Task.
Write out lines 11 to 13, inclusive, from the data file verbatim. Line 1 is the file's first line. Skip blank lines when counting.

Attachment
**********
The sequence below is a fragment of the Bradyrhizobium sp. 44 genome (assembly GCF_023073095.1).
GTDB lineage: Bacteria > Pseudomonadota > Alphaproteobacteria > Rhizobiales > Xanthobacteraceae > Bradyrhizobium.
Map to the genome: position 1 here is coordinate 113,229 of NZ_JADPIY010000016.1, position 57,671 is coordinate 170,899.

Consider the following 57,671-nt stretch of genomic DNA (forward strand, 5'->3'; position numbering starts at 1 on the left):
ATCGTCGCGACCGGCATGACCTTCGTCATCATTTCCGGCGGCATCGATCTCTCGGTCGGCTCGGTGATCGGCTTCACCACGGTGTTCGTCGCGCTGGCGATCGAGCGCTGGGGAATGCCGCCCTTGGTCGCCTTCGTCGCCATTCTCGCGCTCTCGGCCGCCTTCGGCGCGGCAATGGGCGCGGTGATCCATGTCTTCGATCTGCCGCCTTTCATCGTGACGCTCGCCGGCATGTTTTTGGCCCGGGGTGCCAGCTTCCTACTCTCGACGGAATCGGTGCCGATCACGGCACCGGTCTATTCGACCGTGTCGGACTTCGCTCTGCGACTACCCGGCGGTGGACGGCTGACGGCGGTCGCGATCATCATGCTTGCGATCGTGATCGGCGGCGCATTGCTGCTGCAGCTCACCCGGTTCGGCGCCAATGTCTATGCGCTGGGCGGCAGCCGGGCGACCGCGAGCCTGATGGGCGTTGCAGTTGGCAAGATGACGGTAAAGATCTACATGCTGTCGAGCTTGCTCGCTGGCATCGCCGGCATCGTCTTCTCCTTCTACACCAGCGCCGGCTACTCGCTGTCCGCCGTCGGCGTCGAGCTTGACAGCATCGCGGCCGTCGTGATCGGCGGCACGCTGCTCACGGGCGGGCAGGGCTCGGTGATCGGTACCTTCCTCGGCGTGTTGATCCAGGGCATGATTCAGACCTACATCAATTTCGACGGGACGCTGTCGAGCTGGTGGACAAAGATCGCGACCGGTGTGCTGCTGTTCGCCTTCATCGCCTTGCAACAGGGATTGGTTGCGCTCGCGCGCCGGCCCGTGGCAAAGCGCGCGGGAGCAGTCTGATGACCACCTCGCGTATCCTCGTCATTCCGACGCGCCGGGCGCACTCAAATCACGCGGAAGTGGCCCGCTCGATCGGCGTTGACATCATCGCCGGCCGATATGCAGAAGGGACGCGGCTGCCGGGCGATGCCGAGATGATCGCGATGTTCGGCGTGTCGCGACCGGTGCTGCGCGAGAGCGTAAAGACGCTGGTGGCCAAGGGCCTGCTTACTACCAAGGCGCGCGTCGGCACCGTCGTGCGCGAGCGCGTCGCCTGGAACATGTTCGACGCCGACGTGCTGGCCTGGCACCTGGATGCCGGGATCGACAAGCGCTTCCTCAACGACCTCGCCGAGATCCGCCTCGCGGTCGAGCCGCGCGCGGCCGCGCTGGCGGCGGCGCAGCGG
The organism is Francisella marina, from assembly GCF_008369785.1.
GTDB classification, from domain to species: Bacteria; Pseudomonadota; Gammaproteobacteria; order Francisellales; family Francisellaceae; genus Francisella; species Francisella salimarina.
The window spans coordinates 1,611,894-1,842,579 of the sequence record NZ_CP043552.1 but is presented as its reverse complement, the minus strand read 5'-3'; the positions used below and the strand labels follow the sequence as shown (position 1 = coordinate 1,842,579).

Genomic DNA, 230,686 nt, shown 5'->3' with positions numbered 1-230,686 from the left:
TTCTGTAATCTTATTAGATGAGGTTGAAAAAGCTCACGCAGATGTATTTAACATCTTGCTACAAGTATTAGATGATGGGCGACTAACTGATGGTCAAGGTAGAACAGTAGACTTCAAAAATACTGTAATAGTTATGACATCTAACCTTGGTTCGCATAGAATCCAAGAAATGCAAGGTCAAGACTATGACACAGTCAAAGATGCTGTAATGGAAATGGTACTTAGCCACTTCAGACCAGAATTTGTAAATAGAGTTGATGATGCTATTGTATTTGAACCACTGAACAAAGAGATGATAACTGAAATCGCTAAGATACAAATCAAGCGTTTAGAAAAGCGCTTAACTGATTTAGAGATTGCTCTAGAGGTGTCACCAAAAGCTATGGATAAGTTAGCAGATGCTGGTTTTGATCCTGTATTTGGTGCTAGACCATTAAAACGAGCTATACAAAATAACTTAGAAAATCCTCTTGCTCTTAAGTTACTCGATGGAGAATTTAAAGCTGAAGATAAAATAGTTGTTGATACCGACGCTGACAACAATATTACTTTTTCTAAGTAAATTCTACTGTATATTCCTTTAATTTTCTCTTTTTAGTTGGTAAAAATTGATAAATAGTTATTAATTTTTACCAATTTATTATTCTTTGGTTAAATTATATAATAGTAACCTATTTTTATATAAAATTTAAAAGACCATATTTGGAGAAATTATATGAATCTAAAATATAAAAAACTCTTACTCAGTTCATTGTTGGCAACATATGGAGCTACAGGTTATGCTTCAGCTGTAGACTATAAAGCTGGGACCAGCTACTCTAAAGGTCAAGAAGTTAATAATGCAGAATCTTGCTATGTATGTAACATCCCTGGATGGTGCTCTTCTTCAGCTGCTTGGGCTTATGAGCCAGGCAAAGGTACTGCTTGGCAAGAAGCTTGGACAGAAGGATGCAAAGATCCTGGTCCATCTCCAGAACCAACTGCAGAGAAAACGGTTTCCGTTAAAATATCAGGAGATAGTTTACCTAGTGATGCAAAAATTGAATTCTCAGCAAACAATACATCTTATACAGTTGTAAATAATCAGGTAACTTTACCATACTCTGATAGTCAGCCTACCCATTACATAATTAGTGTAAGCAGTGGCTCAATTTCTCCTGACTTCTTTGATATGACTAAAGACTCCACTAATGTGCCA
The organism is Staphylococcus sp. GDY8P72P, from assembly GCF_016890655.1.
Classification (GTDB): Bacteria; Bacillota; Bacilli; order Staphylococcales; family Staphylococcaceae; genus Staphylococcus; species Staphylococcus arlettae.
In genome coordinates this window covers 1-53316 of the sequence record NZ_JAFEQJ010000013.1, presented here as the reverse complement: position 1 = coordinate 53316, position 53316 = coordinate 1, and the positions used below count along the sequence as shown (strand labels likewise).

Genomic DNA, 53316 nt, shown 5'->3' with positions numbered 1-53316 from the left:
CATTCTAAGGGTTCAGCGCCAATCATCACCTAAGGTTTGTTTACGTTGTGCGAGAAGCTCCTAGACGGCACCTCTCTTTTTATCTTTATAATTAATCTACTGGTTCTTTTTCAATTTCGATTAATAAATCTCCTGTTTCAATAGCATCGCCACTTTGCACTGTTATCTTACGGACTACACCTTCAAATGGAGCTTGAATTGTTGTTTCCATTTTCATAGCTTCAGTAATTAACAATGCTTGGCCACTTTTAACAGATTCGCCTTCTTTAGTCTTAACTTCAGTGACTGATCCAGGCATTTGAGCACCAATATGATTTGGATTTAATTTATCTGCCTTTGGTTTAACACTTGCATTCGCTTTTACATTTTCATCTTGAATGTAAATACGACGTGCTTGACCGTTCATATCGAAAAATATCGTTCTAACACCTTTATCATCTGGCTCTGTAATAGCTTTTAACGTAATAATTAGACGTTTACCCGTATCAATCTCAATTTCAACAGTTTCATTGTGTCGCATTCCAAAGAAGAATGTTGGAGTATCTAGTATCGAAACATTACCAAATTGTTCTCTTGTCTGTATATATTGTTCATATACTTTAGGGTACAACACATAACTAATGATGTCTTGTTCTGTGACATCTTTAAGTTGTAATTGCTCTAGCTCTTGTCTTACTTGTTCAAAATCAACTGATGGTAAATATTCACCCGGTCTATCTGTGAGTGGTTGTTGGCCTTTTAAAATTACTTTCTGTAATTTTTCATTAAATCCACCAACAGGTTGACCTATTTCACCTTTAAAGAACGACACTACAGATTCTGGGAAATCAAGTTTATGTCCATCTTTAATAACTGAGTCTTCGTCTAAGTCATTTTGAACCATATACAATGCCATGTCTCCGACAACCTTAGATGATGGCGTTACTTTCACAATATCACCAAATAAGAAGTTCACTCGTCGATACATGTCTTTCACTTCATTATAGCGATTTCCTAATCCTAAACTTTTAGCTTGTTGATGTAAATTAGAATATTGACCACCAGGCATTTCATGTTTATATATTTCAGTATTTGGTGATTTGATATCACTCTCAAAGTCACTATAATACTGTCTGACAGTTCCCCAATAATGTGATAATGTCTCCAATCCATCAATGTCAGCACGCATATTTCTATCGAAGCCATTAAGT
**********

The organism is Staphylococcus sp. GDY8P72P, from assembly GCF_016890655.1.
Classification (GTDB): Bacteria; Bacillota; Bacilli; order Staphylococcales; family Staphylococcaceae; genus Staphylococcus; species Staphylococcus arlettae.
In genome coordinates this window covers 1-53316 of the sequence record NZ_JAFEQJ010000013.1, presented here as the reverse complement: position 1 = coordinate 53316, position 53316 = coordinate 1, and the positions used below count along the sequence as shown (strand labels likewise).